To deliver this sustained economic growth, all of these countries enabled strong, devoted and innovative leaders to rise to positions of influence in both government and business. The top leadership bravely provided cover to technocrats, as vividly illustrated in India and Indonesia. Together, they were not afraid to take on vested interests that threatened to block the reform agenda, often through death threats. They realised the critical importance of unleashing private enterprise through deregulation and targeted subsidies. In return for this support, however, the state held to feet of entrepreneurs to the fire by demanding high quality products and exports, and subjecting them to foreign competition. Japan and South Korea were masters of this game.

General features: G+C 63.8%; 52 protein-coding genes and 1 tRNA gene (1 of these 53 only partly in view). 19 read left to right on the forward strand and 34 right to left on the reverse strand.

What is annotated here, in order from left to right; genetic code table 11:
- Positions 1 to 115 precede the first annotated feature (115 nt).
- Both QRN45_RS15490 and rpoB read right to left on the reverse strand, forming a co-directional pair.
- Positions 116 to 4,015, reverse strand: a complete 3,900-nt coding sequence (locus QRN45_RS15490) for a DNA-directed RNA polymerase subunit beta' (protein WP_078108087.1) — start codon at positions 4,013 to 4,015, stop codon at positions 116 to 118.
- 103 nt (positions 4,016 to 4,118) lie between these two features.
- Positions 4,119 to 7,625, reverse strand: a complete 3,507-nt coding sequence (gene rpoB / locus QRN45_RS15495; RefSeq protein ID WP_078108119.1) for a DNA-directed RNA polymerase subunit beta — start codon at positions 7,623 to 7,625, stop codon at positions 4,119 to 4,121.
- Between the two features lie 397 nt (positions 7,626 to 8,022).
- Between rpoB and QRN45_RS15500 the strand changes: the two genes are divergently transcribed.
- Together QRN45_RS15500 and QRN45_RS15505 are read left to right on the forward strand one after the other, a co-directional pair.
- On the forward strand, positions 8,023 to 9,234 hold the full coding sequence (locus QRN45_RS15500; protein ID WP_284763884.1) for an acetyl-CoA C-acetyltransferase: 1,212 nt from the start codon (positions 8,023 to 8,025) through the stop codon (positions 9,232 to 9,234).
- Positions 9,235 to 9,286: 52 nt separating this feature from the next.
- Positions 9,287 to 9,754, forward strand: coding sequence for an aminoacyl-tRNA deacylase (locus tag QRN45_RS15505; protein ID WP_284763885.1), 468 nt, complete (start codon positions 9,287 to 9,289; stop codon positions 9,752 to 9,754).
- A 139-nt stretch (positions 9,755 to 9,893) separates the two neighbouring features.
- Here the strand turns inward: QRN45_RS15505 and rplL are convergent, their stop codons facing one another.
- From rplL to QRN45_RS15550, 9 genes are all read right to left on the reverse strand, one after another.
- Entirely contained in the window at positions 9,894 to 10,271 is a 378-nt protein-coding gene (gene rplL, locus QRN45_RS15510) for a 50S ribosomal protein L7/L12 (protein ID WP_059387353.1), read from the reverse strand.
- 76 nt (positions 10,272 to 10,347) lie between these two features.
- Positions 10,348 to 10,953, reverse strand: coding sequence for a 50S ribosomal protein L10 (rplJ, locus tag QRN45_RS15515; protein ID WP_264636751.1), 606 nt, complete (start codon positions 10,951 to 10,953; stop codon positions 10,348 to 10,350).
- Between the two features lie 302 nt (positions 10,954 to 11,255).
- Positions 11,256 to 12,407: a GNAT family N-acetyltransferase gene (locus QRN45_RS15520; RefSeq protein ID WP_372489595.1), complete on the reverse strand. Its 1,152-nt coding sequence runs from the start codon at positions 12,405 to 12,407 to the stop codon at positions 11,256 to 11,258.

Asia’s leaders included a diverse cast of characters — technocrats and bureaucrats, politicians and generals, dictators and democrats, capitalists and communists, as well as economists, entrepreneurs and engineers — united by a common objective. Importantly, all of them were convinced that their own success was tied to their country’s economic achievements, and they strove unceasingly towards this goal. These leaders were not as ideological as those of developing nations in Africa and Latin America. Recognising that their poor populations could not support industry on their own, they turned to the international economy and became obsessed with exports and foreign investment. They were also more pragmatic in adapting policies to the needs of their economies. “By nature and experience, we are not enamoured of theories. What we are interested in are real solutions to our problems,” announced Singapore’s first prime minister, Lee Kuan Yew. Crucially, these leaders were incredibly hard-working, dedicated and open to constant experimentation. “Development is a fierce struggle. At home I think about it; in the office I act upon it. Even when I am at leisure, I am always pondering new means and ways,” said Suharto, who had risen to power in Indonesia through a military coup.